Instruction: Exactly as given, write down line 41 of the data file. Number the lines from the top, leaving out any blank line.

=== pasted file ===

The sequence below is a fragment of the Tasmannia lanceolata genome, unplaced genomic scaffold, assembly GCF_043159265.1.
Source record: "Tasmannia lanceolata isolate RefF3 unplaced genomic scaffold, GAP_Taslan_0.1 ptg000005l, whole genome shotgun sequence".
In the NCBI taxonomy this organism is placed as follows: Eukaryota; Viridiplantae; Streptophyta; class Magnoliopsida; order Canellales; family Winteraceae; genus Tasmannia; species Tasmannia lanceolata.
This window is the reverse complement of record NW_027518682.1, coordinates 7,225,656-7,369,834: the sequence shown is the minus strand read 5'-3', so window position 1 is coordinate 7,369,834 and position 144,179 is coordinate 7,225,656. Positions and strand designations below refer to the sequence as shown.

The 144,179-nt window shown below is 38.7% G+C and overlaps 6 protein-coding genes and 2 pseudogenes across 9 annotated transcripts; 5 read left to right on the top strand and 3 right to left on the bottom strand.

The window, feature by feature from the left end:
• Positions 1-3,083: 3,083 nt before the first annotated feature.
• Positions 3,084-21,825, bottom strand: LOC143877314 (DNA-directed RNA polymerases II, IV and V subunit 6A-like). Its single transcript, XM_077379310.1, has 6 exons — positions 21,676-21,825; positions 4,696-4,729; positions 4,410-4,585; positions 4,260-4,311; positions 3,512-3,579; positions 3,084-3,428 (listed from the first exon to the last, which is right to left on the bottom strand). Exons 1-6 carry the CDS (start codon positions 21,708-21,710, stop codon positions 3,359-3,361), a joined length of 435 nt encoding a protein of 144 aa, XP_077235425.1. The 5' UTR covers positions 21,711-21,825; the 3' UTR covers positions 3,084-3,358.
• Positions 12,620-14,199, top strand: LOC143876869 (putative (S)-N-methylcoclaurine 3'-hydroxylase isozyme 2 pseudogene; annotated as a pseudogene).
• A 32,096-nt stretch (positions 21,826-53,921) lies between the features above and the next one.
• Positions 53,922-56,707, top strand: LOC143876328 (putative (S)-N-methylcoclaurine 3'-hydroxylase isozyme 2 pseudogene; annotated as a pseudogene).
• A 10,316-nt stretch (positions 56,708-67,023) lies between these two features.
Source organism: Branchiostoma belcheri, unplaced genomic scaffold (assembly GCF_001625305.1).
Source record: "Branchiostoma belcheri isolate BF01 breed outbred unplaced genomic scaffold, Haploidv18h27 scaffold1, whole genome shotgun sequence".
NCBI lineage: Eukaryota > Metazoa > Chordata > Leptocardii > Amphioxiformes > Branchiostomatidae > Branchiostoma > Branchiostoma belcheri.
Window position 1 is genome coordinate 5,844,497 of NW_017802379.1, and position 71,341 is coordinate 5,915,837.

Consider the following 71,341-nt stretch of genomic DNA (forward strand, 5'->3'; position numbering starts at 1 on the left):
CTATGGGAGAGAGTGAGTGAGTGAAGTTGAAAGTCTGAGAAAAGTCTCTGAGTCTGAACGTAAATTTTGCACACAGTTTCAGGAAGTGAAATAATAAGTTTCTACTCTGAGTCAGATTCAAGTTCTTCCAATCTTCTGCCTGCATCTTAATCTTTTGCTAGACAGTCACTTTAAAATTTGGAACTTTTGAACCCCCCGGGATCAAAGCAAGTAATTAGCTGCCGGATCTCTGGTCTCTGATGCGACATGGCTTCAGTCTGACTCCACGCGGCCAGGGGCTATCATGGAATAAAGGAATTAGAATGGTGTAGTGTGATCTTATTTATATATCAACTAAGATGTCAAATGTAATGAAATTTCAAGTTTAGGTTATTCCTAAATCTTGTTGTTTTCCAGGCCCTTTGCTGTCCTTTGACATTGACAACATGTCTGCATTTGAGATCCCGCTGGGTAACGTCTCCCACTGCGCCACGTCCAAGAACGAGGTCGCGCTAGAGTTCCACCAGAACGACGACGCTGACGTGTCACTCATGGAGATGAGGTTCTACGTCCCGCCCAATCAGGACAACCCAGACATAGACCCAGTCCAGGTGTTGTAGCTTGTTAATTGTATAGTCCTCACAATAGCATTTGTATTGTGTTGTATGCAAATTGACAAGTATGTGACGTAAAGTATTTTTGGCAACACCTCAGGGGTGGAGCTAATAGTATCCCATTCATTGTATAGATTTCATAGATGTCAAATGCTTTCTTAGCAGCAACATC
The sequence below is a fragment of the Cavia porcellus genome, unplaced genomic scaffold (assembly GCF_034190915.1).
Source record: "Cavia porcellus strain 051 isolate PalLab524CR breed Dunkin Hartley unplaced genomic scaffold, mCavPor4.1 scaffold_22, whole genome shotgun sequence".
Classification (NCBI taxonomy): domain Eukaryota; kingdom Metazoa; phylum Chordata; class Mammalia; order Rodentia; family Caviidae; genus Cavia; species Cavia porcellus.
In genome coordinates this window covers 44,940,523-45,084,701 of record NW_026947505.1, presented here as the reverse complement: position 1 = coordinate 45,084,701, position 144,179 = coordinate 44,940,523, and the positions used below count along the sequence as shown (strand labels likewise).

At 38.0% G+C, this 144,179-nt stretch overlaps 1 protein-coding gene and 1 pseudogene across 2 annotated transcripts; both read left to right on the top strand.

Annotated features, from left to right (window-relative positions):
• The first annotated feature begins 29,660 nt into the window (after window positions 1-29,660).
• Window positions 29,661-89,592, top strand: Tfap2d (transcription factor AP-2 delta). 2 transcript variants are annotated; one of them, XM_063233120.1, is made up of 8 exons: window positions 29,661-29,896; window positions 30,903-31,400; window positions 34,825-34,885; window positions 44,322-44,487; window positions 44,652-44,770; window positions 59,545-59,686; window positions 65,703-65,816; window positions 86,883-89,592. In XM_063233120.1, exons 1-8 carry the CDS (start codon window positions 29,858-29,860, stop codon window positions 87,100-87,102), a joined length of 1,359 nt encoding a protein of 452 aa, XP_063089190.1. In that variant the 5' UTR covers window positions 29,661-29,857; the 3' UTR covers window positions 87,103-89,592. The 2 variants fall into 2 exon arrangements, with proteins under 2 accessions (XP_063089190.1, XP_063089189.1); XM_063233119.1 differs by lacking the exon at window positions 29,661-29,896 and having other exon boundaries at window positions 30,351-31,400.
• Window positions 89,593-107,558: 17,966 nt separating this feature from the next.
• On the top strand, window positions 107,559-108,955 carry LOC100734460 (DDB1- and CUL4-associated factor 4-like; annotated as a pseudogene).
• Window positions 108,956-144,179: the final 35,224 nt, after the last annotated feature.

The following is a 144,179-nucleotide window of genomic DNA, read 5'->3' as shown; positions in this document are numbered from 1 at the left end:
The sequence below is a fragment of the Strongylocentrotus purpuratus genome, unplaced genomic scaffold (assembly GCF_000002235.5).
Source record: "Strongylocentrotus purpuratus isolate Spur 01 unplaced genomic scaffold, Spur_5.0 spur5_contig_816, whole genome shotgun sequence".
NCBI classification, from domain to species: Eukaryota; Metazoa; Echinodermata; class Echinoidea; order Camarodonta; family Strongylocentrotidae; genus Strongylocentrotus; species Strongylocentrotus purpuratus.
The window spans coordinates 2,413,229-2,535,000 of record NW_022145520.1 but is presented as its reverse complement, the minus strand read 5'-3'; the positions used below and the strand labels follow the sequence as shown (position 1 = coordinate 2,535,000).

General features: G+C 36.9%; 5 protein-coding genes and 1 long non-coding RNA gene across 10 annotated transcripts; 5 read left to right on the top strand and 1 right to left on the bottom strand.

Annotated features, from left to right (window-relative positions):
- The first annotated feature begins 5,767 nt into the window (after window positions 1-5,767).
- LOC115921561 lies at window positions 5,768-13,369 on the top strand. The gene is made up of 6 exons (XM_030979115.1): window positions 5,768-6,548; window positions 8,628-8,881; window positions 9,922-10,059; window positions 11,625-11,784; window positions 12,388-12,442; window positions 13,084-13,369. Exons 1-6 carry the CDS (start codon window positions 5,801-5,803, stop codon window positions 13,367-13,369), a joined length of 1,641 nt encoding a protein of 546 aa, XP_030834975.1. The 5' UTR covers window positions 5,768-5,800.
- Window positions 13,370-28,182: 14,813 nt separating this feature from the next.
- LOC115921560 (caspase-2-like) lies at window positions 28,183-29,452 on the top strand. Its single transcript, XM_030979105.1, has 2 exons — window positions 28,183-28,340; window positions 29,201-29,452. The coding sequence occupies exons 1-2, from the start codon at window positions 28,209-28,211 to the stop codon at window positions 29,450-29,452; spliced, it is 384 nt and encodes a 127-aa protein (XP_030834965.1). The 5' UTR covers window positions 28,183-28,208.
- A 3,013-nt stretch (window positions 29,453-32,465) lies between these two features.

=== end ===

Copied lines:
- A 3,013-nt stretch (window positions 29,453-32,465) lies between these two features.